Arsenic trioxide as a treatment for myelodysplastic syndrome
Department of Hematology and Medical Oncology, Cleveland Clinic Foundation, 9500 Euclid Avenue, Cleveland, OH 44195, USA. Current Hematologic Malignancy Reports
(Impact Factor: 2.2).
03/2006; 1(1):34-8. DOI: 10.1007/s11899-006-0015-6
Myelodysplastic syndrome (MDS) is a heterogeneous bone marrow disorder primarily affecting older adults, for whom the only curative therapy, bone marrow transplantation, is rarely an option. New therapies, or novel applications of historical therapies, are desperately needed. Arsenic trioxide (ATO), which acts through proapoptotic, antiproliferative, and antiangiogenesis mechanisms, has been used successfully to treat a variety of hematologic malignancies, including MDS. As monotherapy or in combination with other agents, it can effect hematologic improvement in 22% to 26% of patients, with tolerable side effects. MDS patients whose cells express the EVI1 mutation in particular may derive benefit from this therapy.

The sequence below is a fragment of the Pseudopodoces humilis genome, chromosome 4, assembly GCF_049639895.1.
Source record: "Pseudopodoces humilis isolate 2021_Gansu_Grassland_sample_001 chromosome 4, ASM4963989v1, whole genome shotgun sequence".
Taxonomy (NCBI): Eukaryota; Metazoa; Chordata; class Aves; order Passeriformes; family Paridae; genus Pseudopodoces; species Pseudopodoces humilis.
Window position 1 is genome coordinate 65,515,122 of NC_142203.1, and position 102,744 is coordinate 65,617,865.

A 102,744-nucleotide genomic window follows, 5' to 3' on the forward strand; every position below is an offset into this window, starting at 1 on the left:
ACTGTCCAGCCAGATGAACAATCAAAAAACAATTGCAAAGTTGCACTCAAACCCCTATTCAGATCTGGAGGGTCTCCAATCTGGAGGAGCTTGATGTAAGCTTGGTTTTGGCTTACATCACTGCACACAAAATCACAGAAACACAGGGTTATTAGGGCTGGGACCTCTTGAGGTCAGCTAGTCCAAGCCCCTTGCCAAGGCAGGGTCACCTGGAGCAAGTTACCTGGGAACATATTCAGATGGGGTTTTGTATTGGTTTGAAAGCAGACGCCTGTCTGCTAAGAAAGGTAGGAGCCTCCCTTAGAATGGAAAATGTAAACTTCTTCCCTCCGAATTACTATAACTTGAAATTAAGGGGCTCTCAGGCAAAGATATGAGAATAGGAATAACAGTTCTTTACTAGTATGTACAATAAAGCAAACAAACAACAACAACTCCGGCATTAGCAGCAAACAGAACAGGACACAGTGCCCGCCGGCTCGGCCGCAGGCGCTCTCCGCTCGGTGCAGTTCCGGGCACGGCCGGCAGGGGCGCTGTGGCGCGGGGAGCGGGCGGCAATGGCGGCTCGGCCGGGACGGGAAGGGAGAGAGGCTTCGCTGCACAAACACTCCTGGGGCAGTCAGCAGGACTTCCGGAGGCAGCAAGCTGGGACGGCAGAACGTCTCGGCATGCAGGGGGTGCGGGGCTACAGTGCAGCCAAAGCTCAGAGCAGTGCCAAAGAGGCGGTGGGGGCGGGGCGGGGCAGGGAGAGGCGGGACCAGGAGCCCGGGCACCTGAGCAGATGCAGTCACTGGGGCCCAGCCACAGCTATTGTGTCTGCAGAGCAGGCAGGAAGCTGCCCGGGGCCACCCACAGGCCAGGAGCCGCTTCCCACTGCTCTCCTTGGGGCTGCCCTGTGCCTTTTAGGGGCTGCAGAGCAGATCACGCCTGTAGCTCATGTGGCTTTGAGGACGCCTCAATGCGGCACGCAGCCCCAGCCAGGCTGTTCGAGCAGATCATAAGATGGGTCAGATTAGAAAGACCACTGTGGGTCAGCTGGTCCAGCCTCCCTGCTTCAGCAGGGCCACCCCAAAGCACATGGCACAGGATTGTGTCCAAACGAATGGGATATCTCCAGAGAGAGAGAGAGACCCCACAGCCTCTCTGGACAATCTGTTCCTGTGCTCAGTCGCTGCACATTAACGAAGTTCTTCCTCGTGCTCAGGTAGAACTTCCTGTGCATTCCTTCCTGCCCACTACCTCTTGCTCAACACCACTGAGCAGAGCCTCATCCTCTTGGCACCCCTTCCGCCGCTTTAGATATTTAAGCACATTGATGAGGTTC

Data provided are for informational purposes only. Although carefully collected, accuracy cannot be guaranteed. The impact factor represents a rough estimation of the journal's impact factor and does not reflect the actual current impact factor. Publisher conditions are provided by RoMEO. Differing provisions from the publisher's actual policy or licence agreement may be applicable.